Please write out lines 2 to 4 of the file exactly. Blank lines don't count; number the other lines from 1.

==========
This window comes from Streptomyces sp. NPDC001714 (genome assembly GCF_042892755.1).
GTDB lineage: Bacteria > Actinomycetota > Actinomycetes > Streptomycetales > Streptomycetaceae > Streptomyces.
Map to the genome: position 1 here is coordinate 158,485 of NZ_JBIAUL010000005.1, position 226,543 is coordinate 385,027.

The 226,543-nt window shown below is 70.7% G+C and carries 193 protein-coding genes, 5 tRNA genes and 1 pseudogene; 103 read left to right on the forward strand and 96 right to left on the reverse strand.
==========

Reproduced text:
GTDB lineage: Bacteria > Actinomycetota > Actinomycetes > Streptomycetales > Streptomycetaceae > Streptomyces.
Map to the genome: position 1 here is coordinate 158,485 of NZ_JBIAUL010000005.1, position 226,543 is coordinate 385,027.

The 226,543-nt window shown below is 70.7% G+C and carries 193 protein-coding genes, 5 tRNA genes and 1 pseudogene; 103 read left to right on the forward strand and 96 right to left on the reverse strand.